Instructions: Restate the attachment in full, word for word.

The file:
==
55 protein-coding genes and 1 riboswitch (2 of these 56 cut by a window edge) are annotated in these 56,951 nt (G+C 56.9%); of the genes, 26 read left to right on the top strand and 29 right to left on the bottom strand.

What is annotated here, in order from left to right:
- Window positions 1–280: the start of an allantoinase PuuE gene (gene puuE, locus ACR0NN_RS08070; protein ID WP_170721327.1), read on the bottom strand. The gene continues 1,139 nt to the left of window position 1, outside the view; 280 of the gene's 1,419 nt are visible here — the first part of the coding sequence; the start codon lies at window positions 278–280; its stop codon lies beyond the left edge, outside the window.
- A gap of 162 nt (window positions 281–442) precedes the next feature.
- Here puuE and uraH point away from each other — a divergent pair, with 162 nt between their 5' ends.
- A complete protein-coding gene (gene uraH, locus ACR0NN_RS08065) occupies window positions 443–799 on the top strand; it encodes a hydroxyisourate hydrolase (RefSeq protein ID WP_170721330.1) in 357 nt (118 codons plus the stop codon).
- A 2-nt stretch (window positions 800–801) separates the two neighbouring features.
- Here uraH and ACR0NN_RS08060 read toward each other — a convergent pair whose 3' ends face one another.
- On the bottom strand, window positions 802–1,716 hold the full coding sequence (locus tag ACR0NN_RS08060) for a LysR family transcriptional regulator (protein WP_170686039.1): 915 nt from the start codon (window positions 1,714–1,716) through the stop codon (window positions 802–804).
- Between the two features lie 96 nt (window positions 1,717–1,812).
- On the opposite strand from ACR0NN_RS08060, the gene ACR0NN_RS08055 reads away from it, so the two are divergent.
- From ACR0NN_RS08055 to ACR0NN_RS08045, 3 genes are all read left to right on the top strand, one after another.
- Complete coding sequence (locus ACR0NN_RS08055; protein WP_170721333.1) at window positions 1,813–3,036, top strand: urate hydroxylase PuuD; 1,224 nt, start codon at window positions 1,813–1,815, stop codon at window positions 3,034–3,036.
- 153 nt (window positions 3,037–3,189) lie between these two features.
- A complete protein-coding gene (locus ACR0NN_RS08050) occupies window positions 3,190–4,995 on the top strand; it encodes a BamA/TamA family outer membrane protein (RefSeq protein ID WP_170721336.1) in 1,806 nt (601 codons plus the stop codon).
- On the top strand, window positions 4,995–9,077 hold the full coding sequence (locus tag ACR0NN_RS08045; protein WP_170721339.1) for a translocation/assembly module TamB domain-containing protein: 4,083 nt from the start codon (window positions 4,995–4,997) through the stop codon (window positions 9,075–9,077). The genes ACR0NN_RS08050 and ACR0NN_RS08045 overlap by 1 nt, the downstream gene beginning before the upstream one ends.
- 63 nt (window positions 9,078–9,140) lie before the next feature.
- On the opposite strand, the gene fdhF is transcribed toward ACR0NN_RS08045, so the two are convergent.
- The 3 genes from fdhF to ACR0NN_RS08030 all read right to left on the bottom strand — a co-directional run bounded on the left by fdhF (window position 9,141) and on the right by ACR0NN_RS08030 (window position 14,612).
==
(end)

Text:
55 protein-coding genes and 1 riboswitch (2 of these 56 cut by a window edge) are annotated in these 56,951 nt (G+C 56.9%); of the genes, 26 read left to right on the top strand and 29 right to left on the bottom strand.

What is annotated here, in order from left to right:
- Window positions 1–280: the start of an allantoinase PuuE gene (gene puuE, locus ACR0NN_RS08070; protein ID WP_170721327.1), read on the bottom strand. The gene continues 1,139 nt to the left of window position 1, outside the view; 280 of the gene's 1,419 nt are visible here — the first part of the coding sequence; the start codon lies at window positions 278–280; its stop codon lies beyond the left edge, outside the window.
- A gap of 162 nt (window positions 281–442) precedes the next feature.
- Here puuE and uraH point away from each other — a divergent pair, with 162 nt between their 5' ends.
- A complete protein-coding gene (gene uraH, locus ACR0NN_RS08065) occupies window positions 443–799 on the top strand; it encodes a hydroxyisourate hydrolase (RefSeq protein ID WP_170721330.1) in 357 nt (118 codons plus the stop codon).
- A 2-nt stretch (window positions 800–801) separates the two neighbouring features.
- Here uraH and ACR0NN_RS08060 read toward each other — a convergent pair whose 3' ends face one another.
- On the bottom strand, window positions 802–1,716 hold the full coding sequence (locus tag ACR0NN_RS08060) for a LysR family transcriptional regulator (protein WP_170686039.1): 915 nt from the start codon (window positions 1,714–1,716) through the stop codon (window positions 802–804).
- Between the two features lie 96 nt (window positions 1,717–1,812).
- On the opposite strand from ACR0NN_RS08060, the gene ACR0NN_RS08055 reads away from it, so the two are divergent.
- From ACR0NN_RS08055 to ACR0NN_RS08045, 3 genes are all read left to right on the top strand, one after another.
- Complete coding sequence (locus ACR0NN_RS08055; protein WP_170721333.1) at window positions 1,813–3,036, top strand: urate hydroxylase PuuD; 1,224 nt, start codon at window positions 1,813–1,815, stop codon at window positions 3,034–3,036.
- 153 nt (window positions 3,037–3,189) lie between these two features.
- A complete protein-coding gene (locus ACR0NN_RS08050) occupies window positions 3,190–4,995 on the top strand; it encodes a BamA/TamA family outer membrane protein (RefSeq protein ID WP_170721336.1) in 1,806 nt (601 codons plus the stop codon).
- On the top strand, window positions 4,995–9,077 hold the full coding sequence (locus tag ACR0NN_RS08045; protein WP_170721339.1) for a translocation/assembly module TamB domain-containing protein: 4,083 nt from the start codon (window positions 4,995–4,997) through the stop codon (window positions 9,075–9,077). The genes ACR0NN_RS08050 and ACR0NN_RS08045 overlap by 1 nt, the downstream gene beginning before the upstream one ends.
- 63 nt (window positions 9,078–9,140) lie before the next feature.
- On the opposite strand, the gene fdhF is transcribed toward ACR0NN_RS08045, so the two are convergent.
- The 3 genes from fdhF to ACR0NN_RS08030 all read right to left on the bottom strand — a co-directional run bounded on the left by fdhF (window position 9,141) and on the right by ACR0NN_RS08030 (window position 14,612).